Tuesday, October 18, 2005

Of No. 1 vs. No. 2 Iowa-Michigan Game 20 Years Ago, Ferentz Says 2005 Hawkeyes May Not Remember What Happened 3 Weeks Ago

This was 20 years ago.

An Iowa football team that then was ranked No. 1 nationally played No. 2-ranked Michigan at Kinnick Stadium in Iowa City.

Coach Hayden Fry's Hawkeyes pushed their records to 6-0 overall and 3-0 in the Big Ten with a 12-10 victory on that Oct. 19 late-afternoon and early-evening over a Michigan team coached by Bo Schembechler [pictured on the left] in the dramatic game.

Kirk Ferentz [pictured with Fry on the upper right] then was a young Iowa offensive line coach, and has vivid memories of the 1985 game.

But, evidently, his present players aren't pestering anyone to see the 20-year-old game film as they await Saturday's 11 a.m. Iowa-Michigan game in Iowa City.

"I'm not sure they even remember what happened three weeks ago," Ferentz said today when asked if his Hawkeyes are cognizant of the 1985 game. "I think times have changed a little bit on that front.

"Our players are aware of it, but it's not first and foremost on their minds."

Of course, some of Iowa's players weren't even born when Iowa's Rob Houghtlin kicked the 29-yard field goal that won the '85 game as time expired. Other present Hawkeyes were in diapers then.

"I had never been involved in a No. 1 vs. No. 2 game--especially at midseason," Ferentz said. "The anticipation was great, the atmosphere and the environment was outstanding.

"The ballgame was fitting of the build-up. Both teams fought extremely hard. Both played a tremendous game. It was a great game and went right down to the wire."

When I was researching my book, "Tales from the Iowa Sidelines," a few years ago, Chuck Long [Iowa's quarterback in 1985] told me the Hawkeye-Michigan game "had a Hollywood ending."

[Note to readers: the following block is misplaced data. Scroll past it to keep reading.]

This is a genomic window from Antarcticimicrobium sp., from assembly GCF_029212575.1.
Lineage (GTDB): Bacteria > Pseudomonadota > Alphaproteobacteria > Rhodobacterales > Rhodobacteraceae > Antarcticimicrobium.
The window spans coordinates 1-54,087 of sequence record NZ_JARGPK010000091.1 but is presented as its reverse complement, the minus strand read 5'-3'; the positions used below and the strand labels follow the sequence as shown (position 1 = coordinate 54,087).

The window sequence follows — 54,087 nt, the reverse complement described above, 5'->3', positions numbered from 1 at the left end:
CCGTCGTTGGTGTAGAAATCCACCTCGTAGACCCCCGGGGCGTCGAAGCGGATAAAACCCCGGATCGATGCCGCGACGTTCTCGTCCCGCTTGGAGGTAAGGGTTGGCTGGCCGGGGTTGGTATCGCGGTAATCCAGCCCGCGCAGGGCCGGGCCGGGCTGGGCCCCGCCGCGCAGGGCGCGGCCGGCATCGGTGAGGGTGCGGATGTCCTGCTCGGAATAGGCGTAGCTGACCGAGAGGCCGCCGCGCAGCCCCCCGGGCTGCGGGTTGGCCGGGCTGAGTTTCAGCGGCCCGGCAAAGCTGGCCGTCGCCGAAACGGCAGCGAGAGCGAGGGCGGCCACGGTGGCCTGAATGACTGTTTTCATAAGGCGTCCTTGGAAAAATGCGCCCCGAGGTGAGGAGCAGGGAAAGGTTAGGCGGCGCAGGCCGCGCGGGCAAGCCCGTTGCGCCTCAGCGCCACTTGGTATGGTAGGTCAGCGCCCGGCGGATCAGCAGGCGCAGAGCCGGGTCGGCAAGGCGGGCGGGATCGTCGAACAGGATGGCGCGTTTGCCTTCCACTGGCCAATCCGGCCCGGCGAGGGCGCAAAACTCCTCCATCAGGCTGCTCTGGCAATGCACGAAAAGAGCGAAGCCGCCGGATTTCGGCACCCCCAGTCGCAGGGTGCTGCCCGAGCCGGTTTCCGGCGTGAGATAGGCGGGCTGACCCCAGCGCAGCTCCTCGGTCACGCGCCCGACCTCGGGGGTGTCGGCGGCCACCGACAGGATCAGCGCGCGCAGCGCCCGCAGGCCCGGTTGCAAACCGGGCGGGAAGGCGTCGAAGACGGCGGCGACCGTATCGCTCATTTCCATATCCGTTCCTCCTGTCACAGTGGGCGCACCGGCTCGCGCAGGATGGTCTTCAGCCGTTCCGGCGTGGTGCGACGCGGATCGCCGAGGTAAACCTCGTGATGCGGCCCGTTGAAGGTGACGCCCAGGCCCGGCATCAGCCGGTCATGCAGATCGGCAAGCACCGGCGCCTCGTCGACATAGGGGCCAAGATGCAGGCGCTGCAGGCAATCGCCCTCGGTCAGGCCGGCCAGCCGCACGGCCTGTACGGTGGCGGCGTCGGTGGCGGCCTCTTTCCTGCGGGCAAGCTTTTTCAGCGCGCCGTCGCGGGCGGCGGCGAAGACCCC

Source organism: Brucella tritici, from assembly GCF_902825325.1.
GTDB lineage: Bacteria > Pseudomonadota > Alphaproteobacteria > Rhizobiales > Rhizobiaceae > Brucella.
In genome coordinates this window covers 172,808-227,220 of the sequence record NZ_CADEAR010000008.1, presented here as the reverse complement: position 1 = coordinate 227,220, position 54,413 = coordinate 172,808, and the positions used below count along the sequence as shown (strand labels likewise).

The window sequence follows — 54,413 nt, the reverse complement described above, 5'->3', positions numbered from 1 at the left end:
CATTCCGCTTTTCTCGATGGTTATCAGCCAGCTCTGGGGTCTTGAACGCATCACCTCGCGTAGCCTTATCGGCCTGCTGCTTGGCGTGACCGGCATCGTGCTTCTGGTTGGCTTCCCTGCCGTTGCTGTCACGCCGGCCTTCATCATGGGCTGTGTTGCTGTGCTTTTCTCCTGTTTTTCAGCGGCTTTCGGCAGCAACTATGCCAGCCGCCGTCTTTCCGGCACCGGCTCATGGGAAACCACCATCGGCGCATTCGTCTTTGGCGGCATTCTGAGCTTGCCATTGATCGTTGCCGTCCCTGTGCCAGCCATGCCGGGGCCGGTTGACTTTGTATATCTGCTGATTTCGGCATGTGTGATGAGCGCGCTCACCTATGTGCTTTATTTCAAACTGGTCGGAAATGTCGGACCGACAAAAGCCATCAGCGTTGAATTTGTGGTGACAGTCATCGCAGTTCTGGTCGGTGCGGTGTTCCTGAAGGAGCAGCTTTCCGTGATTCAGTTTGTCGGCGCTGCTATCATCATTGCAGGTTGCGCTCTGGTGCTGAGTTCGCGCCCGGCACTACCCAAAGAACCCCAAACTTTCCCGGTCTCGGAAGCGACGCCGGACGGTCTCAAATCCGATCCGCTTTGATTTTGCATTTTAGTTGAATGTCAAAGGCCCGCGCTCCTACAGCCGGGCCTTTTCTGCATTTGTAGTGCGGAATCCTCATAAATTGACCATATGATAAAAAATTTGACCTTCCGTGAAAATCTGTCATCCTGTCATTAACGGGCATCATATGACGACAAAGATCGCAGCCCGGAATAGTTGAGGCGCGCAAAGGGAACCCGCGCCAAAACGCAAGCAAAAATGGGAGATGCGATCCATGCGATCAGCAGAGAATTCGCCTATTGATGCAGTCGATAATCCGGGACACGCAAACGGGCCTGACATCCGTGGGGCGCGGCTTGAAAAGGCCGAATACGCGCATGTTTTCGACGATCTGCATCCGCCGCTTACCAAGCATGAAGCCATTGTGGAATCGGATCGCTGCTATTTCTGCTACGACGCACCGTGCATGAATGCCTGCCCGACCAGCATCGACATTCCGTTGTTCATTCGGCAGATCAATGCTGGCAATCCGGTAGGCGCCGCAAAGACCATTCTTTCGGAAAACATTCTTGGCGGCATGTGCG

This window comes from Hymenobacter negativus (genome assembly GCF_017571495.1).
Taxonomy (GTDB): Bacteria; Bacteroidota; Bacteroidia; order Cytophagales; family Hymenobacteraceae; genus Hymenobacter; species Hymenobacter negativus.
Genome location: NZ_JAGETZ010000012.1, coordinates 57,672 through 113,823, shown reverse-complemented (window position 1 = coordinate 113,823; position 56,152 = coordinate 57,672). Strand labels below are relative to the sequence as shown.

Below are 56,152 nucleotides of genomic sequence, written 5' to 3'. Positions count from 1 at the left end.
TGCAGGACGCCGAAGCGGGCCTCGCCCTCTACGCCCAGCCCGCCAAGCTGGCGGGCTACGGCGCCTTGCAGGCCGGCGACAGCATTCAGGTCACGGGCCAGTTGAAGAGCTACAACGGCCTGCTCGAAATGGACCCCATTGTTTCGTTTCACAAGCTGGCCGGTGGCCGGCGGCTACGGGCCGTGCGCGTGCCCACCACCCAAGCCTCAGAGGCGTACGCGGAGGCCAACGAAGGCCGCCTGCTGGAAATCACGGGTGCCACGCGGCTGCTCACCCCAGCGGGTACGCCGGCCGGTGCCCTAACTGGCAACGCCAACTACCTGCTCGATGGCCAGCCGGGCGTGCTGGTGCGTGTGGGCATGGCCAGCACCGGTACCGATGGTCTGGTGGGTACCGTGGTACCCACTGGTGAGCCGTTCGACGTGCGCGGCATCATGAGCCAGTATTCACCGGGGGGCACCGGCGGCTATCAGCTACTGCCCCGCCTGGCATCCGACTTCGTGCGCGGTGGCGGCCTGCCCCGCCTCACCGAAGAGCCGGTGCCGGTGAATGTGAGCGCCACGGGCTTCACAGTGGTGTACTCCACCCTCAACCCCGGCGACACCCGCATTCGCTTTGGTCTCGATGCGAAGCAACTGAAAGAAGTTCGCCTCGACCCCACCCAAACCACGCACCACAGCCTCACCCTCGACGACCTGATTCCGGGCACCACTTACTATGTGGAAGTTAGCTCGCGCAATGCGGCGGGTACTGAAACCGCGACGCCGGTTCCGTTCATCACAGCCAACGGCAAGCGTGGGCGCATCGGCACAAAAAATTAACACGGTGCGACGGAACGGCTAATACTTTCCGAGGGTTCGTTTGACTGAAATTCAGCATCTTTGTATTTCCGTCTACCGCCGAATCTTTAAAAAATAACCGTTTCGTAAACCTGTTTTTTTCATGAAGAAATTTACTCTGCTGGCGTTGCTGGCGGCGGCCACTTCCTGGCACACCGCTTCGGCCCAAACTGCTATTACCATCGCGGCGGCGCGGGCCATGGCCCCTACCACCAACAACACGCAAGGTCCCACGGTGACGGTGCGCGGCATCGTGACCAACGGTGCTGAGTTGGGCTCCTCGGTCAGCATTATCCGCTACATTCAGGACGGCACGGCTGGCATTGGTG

Said Dan McCarney, who in 1985 was an Iowa assistant coach and now is Iowa State's head coach: "The electricity running through the stadium during that game was unbelievable."

After spending part of the week in Iowa City as tension mounted for the game, I wrote the game story. It was as dramatic a game and finish as I've ever witnessed.

Iowa didn't lose that season until falling at Ohio State, 22-13. The Hawkeyes took a 10-1 record into the Rose Bowl game, but were flattened by UCLA, 45-28.


Someone woke up Lloyd Carr late this morning.

Asked if a key to beating Iowa is shutting down the run, the Michigan coach said, "Anytime you play Iowa, it begins with being able to try to stop the run.

"I think a year ago they had a significant number of injuries that impacted their game. I don't think you can ever shut 'em down because they take great pride in that and they have the kind of personnel that allows them to run the ball."


Questioned about the atmosphere in Kinnick Stadium, where Iowa has won a school-record 22 consecutive games, Carr said, "They're great football fans, and they [provide] a great home-field advantage for Iowa.

"I don't think I've ever been there when the crowd hasn't been enthusiastic. They support the Hawkeyes as well as any fan base in the country."


Hawkeye officials plan a "paint it black" Saturday for the Michigan game.

Iowa's "Black Out Saturday" will follow the same model as Penn State's recent "White Out" game and other such events staged across the country. Iowa fans are encouraged to wear shirts, sweaters or sweatshirts that have black as their primary color.

Iowa has also commissioned the creation of souvenir T-shirts to commemorate the first "Black Out Saturday." Short-sleeve and long-sleeve versions will be available at the Iowa Hawk Shop and a variety of other retail outlets across the state.


A guy sent me this e-mail today, accompanied with the comment, "There has to be a lot more to this story than that:"

"From: Essex, Randy
"Sent: Tuesday, October 18, 2005 9:16 AM
"Subject: staff announcement

"Reporter Frank Santiago has retired from the Register, effective today."

[RON MALY'S COMMENTS: I agree that there's likely a lot more involved than what the memo said--and it's probably not pretty. That's not exactly a warm, fuzzy going-away announcement, is it? I wonder if it was the classic old "let's-make-it-tough-on-the-old-guy-so-he-quits" bullshit? Santiago was a veteran reporter who probably was being paid a nice salary at the local paper. Spurred by the parent Gannett Co., those types of newsroom employees have been targeted by management in recent years. I'm sure Santiago got fed up with incompetent, ass-kissing bosses and the general cost-cutting atmosphere in the newsroom. Good luck in the future, Frank. You'll be a much happier man now that you're out of that funny farm].


Don't say I didn't tell you:

Iowa 28, Michigan 21
Iowa State 35, Oklahoma State 17


Vol. 4, No. 396
Oct. 18, 2005